It was deep winter and dark seventeen hours a day. I was up every two to three hours with my newborn son who had a tongue tie and was not gaining enough weight. There was so little day to confuse with night that neither of us felt the gradual shift toward light for weeks. The days were all the same day, and I marked time by reading memoirs (Auster, Sedaris, Patti Smith), and then books written by people I know. I needed something more than a personal narrative sitting beside me. I needed a face I recognized. So I began reading Paul Harding’s Tinkers.
I am finicky about fiction: I decide whether I am going to read a novel based on reading the first paragraph and the last paragraph. Yes, I am one of those people who reads the end of the book first. The Greeks knew their stories before seeing them on stage. It wasn’t about finding out what happens, it was about experiencing what happens. I want the end of a book to open up instead of shut down. I want to be sent out and back, back to the beginning. I want a book to promise me something more–of itself, of myself–at another time. The thing is: after reading the last paragraph of a book, it actually slips away. This act of forgetting is key to the pleasure I get from reading fiction. I’ve been doing this little ritual for years, but only recently have I reflected on why. Reading the beginning, then the end, and then the whole book creates a future moment in which I come back to a place I knew before but have forgotten. As I start counting down the remaining pages, there’s an anticipation of return. “In my end is my beginning,” as Eliot says.
Tinkers is about George Washington Crosby’s final days. The two main narrative strands focus on George’s own experiences as a repairer of clocks, and the story of his father, a nineteenth-century peddler who sold small trinkets and household goods from a wagon. As George drifted in and out of consciousness, I shared his private world of thinking, remembering, and reliving. When I woke up and sat in the same chair in the same place with the same child and listened to George’s thoughts, there was something coalescing: time blurred, and we were both out of our minds.
George’s reveries are bright flashes of memory, constellations slowly orbiting the inevitable pull toward death. My favorites are those in which detailed descriptions of the New England landscape open up like apertures on a moment of private revelation. George’s father, Howard, suffered from seizures at a time when little was known about them. Howard bites George’s hand during a fit, and his mother takes her son to see a doctor. But George is only allowed to lurk at the edge of the real conversation about having Howard committed to an asylum. After the visit to the doctor, the family is home waiting for Howard to finish his rounds:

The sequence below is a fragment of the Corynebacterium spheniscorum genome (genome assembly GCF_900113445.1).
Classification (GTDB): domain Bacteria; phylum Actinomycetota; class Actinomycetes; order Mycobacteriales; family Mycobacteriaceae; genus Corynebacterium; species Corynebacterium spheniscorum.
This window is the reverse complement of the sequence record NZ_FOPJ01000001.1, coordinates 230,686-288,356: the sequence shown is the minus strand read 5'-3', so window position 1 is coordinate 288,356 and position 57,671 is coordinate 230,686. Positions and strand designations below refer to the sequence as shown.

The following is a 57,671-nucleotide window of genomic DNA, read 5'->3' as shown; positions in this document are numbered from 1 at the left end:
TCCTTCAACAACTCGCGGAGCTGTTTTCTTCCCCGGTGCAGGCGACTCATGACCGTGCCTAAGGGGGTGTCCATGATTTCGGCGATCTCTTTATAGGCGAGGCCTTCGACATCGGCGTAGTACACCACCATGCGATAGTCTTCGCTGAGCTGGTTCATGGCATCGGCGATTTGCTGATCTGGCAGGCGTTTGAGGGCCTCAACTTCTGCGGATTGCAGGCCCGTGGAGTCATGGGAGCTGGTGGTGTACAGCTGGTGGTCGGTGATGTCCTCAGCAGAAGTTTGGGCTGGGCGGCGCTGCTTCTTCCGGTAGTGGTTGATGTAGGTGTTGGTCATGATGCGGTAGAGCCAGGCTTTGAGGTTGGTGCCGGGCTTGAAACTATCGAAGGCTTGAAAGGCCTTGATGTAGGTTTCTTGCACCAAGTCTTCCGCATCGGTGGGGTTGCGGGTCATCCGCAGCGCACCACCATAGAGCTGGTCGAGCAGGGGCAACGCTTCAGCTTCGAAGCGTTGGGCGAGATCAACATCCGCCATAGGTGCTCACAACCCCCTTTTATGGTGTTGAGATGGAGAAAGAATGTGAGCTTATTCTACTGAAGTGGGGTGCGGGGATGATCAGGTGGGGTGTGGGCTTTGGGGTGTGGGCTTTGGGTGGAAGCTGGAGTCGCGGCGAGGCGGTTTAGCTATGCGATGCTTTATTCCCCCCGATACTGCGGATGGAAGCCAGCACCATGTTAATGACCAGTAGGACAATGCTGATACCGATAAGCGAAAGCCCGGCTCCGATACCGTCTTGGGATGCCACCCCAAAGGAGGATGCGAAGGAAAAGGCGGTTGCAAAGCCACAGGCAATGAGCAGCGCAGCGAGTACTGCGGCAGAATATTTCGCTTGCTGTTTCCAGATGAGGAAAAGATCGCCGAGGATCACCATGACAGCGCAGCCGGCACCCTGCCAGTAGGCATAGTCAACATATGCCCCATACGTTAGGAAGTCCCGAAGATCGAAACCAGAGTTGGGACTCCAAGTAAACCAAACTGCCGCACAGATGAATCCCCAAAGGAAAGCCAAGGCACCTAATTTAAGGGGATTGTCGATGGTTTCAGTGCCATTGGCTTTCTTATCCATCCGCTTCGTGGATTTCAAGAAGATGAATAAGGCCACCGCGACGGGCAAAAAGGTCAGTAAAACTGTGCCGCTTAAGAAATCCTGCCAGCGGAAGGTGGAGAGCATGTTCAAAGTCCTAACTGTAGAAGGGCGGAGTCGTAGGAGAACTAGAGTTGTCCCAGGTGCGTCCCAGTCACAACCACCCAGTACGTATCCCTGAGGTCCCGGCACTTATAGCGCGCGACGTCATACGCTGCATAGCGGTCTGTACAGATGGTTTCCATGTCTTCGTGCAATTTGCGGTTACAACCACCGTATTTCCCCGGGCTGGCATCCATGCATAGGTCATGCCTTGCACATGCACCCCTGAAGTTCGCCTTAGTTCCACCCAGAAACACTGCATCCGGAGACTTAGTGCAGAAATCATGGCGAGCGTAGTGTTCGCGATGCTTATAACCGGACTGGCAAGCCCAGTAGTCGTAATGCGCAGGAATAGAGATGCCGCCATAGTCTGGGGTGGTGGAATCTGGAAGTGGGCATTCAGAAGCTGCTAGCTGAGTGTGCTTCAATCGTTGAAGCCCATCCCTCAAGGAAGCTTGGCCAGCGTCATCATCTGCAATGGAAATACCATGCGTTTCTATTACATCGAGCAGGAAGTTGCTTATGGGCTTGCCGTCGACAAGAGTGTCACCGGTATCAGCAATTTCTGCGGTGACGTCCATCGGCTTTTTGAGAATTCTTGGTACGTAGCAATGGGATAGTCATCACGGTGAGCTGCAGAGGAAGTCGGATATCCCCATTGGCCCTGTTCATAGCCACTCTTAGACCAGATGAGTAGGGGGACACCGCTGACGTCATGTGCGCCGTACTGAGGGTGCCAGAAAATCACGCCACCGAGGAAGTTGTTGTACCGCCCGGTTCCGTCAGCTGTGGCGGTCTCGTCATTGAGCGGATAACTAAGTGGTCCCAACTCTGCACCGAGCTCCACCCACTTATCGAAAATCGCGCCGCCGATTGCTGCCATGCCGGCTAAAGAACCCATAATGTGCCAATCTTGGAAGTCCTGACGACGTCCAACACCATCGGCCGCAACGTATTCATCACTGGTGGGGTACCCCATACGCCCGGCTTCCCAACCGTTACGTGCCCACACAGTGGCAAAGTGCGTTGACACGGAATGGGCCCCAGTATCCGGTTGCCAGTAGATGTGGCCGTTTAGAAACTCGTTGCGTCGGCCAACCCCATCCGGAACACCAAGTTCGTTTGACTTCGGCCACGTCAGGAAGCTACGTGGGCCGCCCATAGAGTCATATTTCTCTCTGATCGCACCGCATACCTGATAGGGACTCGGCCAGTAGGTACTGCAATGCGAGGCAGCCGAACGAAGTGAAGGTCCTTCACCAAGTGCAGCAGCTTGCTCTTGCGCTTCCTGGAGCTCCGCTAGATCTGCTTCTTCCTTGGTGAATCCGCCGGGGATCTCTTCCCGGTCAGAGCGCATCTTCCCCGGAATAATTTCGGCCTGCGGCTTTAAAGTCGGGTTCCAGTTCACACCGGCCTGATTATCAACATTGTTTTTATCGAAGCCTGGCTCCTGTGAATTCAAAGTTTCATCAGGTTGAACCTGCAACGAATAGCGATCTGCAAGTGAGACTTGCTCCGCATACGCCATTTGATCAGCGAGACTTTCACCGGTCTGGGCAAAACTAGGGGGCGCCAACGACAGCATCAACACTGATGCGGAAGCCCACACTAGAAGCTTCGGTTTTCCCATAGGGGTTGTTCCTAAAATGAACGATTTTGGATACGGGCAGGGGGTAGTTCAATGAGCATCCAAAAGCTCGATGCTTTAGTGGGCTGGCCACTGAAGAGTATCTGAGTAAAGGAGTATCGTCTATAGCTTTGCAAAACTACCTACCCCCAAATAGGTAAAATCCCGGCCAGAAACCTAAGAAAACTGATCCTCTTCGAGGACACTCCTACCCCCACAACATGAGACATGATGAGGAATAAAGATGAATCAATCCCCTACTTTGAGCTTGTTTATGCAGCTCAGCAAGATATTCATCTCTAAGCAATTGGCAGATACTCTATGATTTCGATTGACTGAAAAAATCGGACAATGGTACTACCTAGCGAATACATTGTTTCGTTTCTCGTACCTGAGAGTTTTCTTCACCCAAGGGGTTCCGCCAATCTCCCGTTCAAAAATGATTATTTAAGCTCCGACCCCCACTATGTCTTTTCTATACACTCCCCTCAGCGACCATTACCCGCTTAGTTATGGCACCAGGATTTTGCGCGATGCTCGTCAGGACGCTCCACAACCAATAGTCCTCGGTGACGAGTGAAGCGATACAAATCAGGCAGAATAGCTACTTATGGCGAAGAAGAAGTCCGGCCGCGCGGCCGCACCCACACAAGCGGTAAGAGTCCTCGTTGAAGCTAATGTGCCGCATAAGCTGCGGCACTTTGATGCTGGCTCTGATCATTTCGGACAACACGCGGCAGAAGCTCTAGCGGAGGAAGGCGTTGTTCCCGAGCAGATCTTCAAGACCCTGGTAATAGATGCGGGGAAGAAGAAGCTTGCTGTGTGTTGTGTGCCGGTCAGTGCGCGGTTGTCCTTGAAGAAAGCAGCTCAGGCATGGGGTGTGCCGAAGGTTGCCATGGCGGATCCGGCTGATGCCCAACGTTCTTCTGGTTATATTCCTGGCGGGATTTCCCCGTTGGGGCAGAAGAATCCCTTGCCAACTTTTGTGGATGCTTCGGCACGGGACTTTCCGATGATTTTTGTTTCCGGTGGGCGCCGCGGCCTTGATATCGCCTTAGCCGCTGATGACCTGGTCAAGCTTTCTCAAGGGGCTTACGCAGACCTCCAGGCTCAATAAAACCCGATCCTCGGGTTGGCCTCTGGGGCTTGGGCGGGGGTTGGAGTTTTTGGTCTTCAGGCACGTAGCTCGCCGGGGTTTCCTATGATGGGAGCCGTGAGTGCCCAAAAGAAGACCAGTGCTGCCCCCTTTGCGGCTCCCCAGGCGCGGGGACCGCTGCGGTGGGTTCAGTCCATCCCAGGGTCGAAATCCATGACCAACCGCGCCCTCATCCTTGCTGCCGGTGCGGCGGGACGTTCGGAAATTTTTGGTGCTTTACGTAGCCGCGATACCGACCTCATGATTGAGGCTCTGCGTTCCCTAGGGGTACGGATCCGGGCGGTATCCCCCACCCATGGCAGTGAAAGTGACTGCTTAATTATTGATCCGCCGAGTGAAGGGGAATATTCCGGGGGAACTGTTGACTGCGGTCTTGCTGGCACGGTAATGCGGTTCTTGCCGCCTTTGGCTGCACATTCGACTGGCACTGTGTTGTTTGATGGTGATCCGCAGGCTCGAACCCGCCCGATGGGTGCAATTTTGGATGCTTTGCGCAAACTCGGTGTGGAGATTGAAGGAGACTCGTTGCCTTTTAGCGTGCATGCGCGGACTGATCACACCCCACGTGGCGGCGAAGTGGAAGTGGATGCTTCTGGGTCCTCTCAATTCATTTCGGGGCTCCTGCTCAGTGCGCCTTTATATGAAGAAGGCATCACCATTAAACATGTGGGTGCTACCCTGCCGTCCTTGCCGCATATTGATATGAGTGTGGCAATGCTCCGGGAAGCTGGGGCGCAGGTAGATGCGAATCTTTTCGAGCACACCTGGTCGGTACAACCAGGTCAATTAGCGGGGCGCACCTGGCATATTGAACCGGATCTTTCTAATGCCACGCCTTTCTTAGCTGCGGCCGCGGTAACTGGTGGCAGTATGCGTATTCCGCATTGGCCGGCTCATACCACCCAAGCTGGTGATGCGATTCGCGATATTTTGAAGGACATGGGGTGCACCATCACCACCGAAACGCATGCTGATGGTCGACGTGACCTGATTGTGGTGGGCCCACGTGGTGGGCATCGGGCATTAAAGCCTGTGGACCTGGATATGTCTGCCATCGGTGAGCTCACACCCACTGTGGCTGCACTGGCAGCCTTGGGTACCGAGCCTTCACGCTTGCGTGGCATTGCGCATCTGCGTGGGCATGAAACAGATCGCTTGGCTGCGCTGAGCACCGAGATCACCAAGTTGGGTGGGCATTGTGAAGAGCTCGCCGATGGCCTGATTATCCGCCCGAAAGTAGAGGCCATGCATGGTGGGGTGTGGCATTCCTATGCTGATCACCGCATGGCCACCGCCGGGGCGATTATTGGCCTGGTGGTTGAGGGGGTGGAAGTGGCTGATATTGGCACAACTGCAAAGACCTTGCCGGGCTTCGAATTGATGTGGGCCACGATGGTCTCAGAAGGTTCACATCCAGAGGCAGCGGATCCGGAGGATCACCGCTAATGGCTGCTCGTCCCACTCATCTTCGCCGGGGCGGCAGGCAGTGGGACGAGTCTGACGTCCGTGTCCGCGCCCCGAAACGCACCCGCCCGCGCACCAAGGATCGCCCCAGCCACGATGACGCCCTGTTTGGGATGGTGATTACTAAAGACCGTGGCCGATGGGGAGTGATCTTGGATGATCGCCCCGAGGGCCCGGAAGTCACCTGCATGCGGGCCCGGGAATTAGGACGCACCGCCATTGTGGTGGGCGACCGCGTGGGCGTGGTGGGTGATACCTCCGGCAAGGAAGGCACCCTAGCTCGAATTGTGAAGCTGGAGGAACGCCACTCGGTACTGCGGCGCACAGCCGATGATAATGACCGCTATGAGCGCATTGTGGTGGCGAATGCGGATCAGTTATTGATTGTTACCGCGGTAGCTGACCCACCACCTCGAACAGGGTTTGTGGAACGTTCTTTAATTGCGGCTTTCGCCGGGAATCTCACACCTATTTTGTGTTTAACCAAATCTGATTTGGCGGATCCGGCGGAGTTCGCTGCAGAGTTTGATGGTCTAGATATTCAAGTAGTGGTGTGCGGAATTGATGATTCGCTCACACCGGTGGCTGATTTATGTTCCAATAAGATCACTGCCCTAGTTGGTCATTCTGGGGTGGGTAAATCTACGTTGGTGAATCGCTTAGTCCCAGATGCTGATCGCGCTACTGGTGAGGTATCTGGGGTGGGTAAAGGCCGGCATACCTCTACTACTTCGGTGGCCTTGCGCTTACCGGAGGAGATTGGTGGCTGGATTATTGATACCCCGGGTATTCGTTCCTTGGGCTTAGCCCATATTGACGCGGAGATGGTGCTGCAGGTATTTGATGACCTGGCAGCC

The sun was going down. It sank into the stand of beech trees beyond the back lot, lighting their tops, so that their bare arterial branches turned to a netting of black vessels around brains made of light. The trees lolled under the weight of those luminescent organs growing at the tops of their slender trunks. The brains murmured among themselves. They kept counsel and possessed a wintery wisdom–cold scarlet and opaline minds, brief and burnished, flaring in the metallic blue of dusk. And then they were gone. The light drained from the sky and the trees and funneled to a point on the western horizon, where it seemed to be swallowed by the earth. The branches of the trees were darkness over the lesser dark of dusk. Kathleen thought, That is like Howard’s brain–lit and used up and then dark. Lit too brightly. How much light does the mind need? Have use for? Like a room full of lamps. Like a brain full of light.
What strikes me here (aside from its Blakean resonance) is the quiet, understated diction that yokes together trees and brains and animates them. These tree-brains share a secret knowledge that gleams and then is gone. Howard’s wife, Kathleen, likens this vision to what happens in her husband’s brain when he has a seizure. But then the image collapses: Howard’s seizures are not like this sunset because they threaten to breach the limit of his physical (body) and domestic (marriage) spaces. The light that dazzles and gently fades in nature is too bright, too full in Howard’s room-brain.
Howard abandons his family once he learns of his wife’s plans to commit him. He sees his son once more when he appears at George’s house for a brief, unanticipated visit at Christmas in 1953. George returns to this moment and to his father in his final memory which allows him to reflect on how he sees himself:
Thought that he was a clock was like a clock was like a spring in a clock when it breaks and explodes when he had his fits. But he was not like a clock or at least was only like a clock to me. But to himself? Who knows? And so it is not he who was like a clock but me.
We return, like George does, to moments and relive them with the knowledge we have gained by living past them. Memory heightens the distance between our position as participant and observer. The desire to know and truly understand another is always filtered through the lens of our desire to know ourselves. And there is a multiplicity of selves as we look back, surely.
George and his father were both gone. My son and I were surviving his birth, beginning our journey of knowing each other, ourselves. I will come back to Tinkers and read it again. My son will be older, I will be different. I will remember myself now reaching out, learning how to be both a parent and a child.
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